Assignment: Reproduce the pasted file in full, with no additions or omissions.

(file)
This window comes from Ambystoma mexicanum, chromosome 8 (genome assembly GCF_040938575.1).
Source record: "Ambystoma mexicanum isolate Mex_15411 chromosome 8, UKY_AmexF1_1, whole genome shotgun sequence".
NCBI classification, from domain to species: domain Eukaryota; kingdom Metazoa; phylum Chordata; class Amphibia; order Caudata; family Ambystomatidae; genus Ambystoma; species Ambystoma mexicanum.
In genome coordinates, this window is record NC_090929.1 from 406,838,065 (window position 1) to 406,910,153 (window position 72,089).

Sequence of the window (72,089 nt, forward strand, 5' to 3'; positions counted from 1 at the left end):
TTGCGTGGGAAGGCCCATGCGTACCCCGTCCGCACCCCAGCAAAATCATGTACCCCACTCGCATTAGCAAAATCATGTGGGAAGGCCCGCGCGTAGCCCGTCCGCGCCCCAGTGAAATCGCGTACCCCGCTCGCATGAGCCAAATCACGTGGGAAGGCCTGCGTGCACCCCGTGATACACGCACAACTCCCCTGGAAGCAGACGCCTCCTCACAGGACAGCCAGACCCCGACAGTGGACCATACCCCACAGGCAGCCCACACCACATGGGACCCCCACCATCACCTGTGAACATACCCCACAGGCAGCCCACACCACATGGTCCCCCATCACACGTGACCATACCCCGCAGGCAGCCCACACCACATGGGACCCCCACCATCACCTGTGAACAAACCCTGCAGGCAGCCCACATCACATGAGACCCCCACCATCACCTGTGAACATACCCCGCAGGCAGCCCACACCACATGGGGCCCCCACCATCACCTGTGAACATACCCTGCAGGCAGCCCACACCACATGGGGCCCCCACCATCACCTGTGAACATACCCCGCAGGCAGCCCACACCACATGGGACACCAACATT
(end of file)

This window comes from Ambystoma mexicanum, chromosome 8 (genome assembly GCF_040938575.1).
Source record: "Ambystoma mexicanum isolate Mex_15411 chromosome 8, UKY_AmexF1_1, whole genome shotgun sequence".
NCBI classification, from domain to species: domain Eukaryota; kingdom Metazoa; phylum Chordata; class Amphibia; order Caudata; family Ambystomatidae; genus Ambystoma; species Ambystoma mexicanum.
In genome coordinates, this window is record NC_090929.1 from 406,838,065 (window position 1) to 406,910,153 (window position 72,089).

Sequence of the window (72,089 nt, forward strand, 5' to 3'; positions counted from 1 at the left end):
TTGCGTGGGAAGGCCCATGCGTACCCCGTCCGCACCCCAGCAAAATCATGTACCCCACTCGCATTAGCAAAATCATGTGGGAAGGCCCGCGCGTAGCCCGTCCGCGCCCCAGTGAAATCGCGTACCCCGCTCGCATGAGCCAAATCACGTGGGAAGGCCTGCGTGCACCCCGTGATACACGCACAACTCCCCTGGAAGCAGACGCCTCCTCACAGGACAGCCAGACCCCGACAGTGGACCATACCCCACAGGCAGCCCACACCACATGGGACCCCCACCATCACCTGTGAACATACCCCACAGGCAGCCCACACCACATGGTCCCCCATCACACGTGACCATACCCCGCAGGCAGCCCACACCACATGGGACCCCCACCATCACCTGTGAACAAACCCTGCAGGCAGCCCACATCACATGAGACCCCCACCATCACCTGTGAACATACCCCGCAGGCAGCCCACACCACATGGGGCCCCCACCATCACCTGTGAACATACCCTGCAGGCAGCCCACACCACATGGGGCCCCCACCATCACCTGTGAACATACCCCGCAGGCAGCCCACACCACATGGGACACCAACATT